Every once in a while, some stats will appear that capture everyone’s imagination and prove to be a sub editor’s dream for headlines. The Big Brother Watch FOI report release this week has brought with it a wealth of headline opportunities, many of them toilet related and all quite breathless in their indignation. But the placing of cameras in private places is just the beginning of the story.
Whilst as security professionals we can totally understand the general public’s shock at the level of CCTV use in secondary schools and academies, we were as disquieted as everyone else about the use of CCTV in areas such as toilets, showers and changing areas. Not everyone realises the complexity of securing a school, college or university. There may be several buildings with varying traffic and visitors. Effective security looks at all threats and risks and treats them appropriately. So it’s not very surprising that the hue and cry has erupted over the acceptability of placing CCTV cameras in such intrusive areas. When performing one day School Security Health Checks we suggest that a Privacy Impact Assessment be carried out, for what will be now be obvious reasons.
For us though it shows the beginning of the problem and isn’t an isolated issue. We deal with schools, colleges and universities frequently. One of the main things they like help with is CCTV and the Data Protection Act. A head teacher is a head teacher not a security expert but the responsibilities that come with managing the images that come from CCTV are quite expansive and are not limited to where the cameras are placed.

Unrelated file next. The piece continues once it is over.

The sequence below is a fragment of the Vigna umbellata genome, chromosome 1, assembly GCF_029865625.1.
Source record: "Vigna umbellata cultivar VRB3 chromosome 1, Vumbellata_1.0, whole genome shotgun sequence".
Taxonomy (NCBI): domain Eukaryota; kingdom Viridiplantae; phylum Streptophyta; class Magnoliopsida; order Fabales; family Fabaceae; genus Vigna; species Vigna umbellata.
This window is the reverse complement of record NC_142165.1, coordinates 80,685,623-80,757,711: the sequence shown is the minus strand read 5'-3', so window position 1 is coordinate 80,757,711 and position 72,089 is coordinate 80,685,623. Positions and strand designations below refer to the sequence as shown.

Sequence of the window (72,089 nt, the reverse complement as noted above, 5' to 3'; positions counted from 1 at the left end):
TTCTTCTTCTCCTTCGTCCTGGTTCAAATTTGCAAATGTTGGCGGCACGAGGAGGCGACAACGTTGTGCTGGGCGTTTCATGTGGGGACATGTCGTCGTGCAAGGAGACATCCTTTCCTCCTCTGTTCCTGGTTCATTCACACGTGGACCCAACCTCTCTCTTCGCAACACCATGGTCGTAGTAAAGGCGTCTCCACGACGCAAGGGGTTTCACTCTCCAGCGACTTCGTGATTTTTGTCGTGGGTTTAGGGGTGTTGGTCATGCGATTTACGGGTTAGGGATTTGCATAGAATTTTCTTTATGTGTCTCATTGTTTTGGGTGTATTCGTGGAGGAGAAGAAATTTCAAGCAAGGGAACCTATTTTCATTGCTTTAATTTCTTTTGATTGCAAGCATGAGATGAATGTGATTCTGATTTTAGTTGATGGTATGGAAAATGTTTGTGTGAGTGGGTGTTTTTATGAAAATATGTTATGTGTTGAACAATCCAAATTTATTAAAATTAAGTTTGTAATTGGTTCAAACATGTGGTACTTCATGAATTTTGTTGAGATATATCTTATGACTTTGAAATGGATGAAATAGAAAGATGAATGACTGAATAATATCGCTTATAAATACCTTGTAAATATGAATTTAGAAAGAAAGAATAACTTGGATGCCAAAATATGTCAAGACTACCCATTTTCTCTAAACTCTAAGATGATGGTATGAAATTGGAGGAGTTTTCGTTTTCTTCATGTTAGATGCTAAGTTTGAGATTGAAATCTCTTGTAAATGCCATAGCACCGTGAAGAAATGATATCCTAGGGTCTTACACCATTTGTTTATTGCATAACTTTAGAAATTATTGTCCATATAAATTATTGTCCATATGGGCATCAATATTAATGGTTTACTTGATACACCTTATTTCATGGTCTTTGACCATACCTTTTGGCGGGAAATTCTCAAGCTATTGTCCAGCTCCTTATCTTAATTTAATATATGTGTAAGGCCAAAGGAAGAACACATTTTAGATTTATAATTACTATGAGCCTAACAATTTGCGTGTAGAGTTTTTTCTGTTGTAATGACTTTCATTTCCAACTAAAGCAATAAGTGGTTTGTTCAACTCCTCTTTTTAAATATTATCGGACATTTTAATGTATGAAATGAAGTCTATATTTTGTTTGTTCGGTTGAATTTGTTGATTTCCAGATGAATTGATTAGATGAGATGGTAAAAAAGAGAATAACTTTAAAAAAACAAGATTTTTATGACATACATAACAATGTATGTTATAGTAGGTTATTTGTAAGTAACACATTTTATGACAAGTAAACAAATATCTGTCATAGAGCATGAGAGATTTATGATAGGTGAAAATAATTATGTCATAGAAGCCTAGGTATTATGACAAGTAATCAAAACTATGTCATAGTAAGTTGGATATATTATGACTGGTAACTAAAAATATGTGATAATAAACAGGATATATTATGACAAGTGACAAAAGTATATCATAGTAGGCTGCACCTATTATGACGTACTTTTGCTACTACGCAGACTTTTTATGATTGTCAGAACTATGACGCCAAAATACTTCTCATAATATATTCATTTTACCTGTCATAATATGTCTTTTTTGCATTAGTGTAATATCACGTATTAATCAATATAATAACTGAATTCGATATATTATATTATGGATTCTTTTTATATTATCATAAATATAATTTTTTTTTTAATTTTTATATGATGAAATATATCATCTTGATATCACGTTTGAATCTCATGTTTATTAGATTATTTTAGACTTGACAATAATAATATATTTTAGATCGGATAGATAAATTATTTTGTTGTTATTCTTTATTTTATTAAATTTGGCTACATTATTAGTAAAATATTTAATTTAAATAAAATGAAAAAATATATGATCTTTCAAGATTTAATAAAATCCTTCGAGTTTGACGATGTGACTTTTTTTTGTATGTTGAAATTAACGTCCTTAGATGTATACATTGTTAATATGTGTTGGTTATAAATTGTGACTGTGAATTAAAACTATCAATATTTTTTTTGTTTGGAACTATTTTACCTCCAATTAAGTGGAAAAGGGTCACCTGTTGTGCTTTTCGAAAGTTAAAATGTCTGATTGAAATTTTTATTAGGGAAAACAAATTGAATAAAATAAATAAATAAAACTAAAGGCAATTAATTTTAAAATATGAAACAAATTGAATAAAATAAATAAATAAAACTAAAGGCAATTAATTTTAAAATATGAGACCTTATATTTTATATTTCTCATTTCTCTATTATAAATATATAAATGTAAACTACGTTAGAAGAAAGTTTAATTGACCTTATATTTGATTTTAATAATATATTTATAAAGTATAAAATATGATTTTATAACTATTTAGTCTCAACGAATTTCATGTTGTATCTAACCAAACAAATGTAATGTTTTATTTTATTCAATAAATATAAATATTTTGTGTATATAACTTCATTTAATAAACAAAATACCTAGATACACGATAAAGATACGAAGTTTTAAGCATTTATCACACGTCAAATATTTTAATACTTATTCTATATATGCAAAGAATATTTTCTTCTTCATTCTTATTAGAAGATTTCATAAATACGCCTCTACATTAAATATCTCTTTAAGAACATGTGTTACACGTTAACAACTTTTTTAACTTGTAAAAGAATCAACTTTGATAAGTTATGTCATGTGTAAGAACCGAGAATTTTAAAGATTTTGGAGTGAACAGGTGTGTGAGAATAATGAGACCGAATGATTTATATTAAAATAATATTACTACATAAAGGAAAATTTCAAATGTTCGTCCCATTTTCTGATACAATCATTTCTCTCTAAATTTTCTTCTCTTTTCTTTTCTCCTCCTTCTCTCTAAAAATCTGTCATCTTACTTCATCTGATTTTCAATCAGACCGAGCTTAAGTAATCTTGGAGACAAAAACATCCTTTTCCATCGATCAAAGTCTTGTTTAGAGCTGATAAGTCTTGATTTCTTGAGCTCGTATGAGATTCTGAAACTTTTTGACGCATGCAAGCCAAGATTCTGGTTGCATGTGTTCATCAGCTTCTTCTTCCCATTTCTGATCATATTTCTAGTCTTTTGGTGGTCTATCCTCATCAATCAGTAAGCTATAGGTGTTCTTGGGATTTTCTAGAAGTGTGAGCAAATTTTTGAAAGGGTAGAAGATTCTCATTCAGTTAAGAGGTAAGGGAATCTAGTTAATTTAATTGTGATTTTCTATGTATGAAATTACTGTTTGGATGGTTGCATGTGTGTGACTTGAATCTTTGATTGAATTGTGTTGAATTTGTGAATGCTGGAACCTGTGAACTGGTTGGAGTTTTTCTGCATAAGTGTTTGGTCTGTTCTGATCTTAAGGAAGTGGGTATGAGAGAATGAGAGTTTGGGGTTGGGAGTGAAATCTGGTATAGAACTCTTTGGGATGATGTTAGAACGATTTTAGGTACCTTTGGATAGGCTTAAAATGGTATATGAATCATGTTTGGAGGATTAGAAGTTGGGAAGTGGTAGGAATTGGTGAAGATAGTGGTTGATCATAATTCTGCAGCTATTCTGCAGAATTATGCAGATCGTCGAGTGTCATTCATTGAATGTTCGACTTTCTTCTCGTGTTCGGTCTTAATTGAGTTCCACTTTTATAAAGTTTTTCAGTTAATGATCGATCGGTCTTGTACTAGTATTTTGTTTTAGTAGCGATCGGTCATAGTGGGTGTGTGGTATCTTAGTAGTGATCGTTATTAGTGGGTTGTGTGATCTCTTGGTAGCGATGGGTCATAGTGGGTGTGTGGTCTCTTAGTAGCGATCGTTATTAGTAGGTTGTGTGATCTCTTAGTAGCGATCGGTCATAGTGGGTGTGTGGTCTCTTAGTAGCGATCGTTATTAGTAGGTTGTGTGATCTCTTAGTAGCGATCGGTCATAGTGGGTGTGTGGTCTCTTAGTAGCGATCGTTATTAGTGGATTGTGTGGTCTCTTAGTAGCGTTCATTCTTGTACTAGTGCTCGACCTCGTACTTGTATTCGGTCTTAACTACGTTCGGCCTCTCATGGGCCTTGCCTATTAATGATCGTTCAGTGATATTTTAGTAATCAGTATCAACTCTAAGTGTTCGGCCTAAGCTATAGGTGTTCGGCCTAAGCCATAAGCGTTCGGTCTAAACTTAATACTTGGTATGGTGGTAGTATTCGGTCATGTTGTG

We find that for instance, external cameras may inadvertently be recording images that they should not be. So if the camera’s field of vision includes perhaps an area of a neighbouring garden or there is a view of someone’s home, then the use of that camera is contravening the Data Protection Act and the user could be fined. Its irrelevant that this was not the intention of the user, it simply can’t be done.
Also, there may be issues around storing and deleting the images. Schools need to be fully conversant with how to secure the images they have captured. Security isn’t just about the camera, the images have to be handled carefully – as happens with pupil and staff personal data and protected from either malicious or accidental breach. Deleting images when they should no longer be stored is also covered by the Data Protection Act and once again a user could find themselves in hot water if images are not being securely deleted after the allotted period has expired.
Who views the images created by CCTV systems? Again this falls into the policy and procedure area when we perform health checks. Only appropriate and necessary staff should have access to CCTV images as would apply with any sensitive data for pupils or staff. If we are to use the wonderful security opportunity that CCTV affords us, we must do it securely and appropriately is the message that most comes out of the Big Brother Watch report. You can access the full report on a pdf here.
We plan to publish a White Paper on this topic and if you follow this blog you will receive a notification of when it has been released and where you can obtain a copy. Alternatively you can email us and ask for one. firstname.lastname@example.org or keep an eye on the website www.advent-im.co.uk
We have visualised some of the key elements we thought you may find interesting. These relate to both the number and ratio of CCTV cameras as well as those found in private areas in school. Whilst we don’t mind you using them if you wish, can you just drop us a note to let us know and make sure you credit both ourselves and Big Brother Watch.